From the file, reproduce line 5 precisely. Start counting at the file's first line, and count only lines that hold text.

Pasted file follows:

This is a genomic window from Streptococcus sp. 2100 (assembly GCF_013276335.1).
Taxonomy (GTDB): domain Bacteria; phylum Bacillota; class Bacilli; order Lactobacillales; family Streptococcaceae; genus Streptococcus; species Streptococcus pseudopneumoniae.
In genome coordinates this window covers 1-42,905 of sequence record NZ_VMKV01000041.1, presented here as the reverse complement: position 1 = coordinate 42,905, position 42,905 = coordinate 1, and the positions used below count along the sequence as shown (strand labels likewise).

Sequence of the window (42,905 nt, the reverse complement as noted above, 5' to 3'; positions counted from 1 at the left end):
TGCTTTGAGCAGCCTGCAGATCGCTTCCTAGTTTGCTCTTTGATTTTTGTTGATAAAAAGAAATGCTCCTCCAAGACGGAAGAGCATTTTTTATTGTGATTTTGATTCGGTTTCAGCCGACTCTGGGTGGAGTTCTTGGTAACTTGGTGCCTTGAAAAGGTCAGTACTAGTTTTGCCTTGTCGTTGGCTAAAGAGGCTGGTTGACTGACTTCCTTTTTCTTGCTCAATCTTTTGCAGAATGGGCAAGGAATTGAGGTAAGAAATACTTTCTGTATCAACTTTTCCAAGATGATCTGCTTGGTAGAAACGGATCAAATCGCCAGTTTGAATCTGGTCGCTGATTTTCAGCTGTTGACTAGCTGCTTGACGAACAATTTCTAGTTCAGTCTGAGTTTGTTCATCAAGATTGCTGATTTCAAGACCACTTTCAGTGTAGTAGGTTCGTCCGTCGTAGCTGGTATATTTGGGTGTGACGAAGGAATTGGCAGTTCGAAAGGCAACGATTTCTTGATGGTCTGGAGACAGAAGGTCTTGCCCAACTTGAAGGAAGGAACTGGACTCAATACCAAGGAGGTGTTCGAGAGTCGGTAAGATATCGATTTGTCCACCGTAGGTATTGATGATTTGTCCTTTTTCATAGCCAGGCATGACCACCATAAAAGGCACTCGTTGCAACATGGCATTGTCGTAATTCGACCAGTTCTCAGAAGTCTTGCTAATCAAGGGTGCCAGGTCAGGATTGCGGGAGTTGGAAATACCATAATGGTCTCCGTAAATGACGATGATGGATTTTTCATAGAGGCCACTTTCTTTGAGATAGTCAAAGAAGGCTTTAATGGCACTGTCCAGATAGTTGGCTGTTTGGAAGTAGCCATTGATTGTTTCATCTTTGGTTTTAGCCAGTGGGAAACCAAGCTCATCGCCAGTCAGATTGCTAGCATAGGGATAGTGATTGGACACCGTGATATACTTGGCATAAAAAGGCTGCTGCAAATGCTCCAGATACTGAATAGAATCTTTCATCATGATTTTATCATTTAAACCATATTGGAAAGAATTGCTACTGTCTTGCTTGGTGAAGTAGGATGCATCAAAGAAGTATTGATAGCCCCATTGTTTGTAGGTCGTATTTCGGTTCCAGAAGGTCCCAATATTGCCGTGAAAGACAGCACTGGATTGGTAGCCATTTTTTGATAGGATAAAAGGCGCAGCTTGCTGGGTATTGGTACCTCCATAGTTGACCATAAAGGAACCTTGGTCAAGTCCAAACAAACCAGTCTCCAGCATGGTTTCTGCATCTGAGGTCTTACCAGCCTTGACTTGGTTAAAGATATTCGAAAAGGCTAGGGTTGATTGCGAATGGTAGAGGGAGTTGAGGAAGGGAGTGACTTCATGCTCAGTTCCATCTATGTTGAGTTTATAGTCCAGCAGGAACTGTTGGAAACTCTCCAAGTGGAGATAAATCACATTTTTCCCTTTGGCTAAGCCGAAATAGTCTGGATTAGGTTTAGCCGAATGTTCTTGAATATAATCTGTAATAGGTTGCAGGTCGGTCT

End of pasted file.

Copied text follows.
TGCTTTGAGCAGCCTGCAGATCGCTTCCTAGTTTGCTCTTTGATTTTTGTTGATAAAAAGAAATGCTCCTCCAAGACGGAAGAGCATTTTTTATTGTGATTTTGATTCGGTTTCAGCCGACTCTGGGTGGAGTTCTTGGTAACTTGGTGCCTTGAAAAGGTCAGTACTAGTTTTGCCTTGTCGTTGGCTAAAGAGGCTGGTTGACTGACTTCCTTTTTCTTGCTCAATCTTTTGCAGAATGGGCAAGGAATTGAGGTAAGAAATACTTTCTGTATCAACTTTTCCAAGATGATCTGCTTGGTAGAAACGGATCAAATCGCCAGTTTGAATCTGGTCGCTGATTTTCAGCTGTTGACTAGCTGCTTGACGAACAATTTCTAGTTCAGTCTGAGTTTGTTCATCAAGATTGCTGATTTCAAGACCACTTTCAGTGTAGTAGGTTCGTCCGTCGTAGCTGGTATATTTGGGTGTGACGAAGGAATTGGCAGTTCGAAAGGCAACGATTTCTTGATGGTCTGGAGACAGAAGGTCTTGCCCAACTTGAAGGAAGGAACTGGACTCAATACCAAGGAGGTGTTCGAGAGTCGGTAAGATATCGATTTGTCCACCGTAGGTATTGATGATTTGTCCTTTTTCATAGCCAGGCATGACCACCATAAAAGGCACTCGTTGCAACATGGCATTGTCGTAATTCGACCAGTTCTCAGAAGTCTTGCTAATCAAGGGTGCCAGGTCAGGATTGCGGGAGTTGGAAATACCATAATGGTCTCCGTAAATGACGATGATGGATTTTTCATAGAGGCCACTTTCTTTGAGATAGTCAAAGAAGGCTTTAATGGCACTGTCCAGATAGTTGGCTGTTTGGAAGTAGCCATTGATTGTTTCATCTTTGGTTTTAGCCAGTGGGAAACCAAGCTCATCGCCAGTCAGATTGCTAGCATAGGGATAGTGATTGGACACCGTGATATACTTGGCATAAAAAGGCTGCTGCAAATGCTCCAGATACTGAATAGAATCTTTCATCATGATTTTATCATTTAAACCATATTGGAAAGAATTGCTACTGTCTTGCTTGGTGAAGTAGGATGCATCAAAGAAGTATTGATAGCCCCATTGTTTGTAGGTCGTATTTCGGTTCCAGAAGGTCCCAATATTGCCGTGAAAGACAGCACTGGATTGGTAGCCATTTTTTGATAGGATAAAAGGCGCAGCTTGCTGGGTATTGGTACCTCCATAGTTGACCATAAAGGAACCTTGGTCAAGTCCAAACAAACCAGTCTCCAGCATGGTTTCTGCATCTGAGGTCTTACCAGCCTTGACTTGGTTAAAGATATTCGAAAAGGCTAGGGTTGATTGCGAATGGTAGAGGGAGTTGAGGAAGGGAGTGACTTCATGCTCAGTTCCATCTATGTTGAGTTTATAGTCCAGCAGGAACTGTTGGAAACTCTCCAAGTGGAGATAAATCACATTTTTCCCTTTGGCTAAGCCGAAATAGTCTGGATTAGGTTTAGCCGAATGTTCTTGAATATAATCTGTAATAGGTTGCAGGTCGGTCT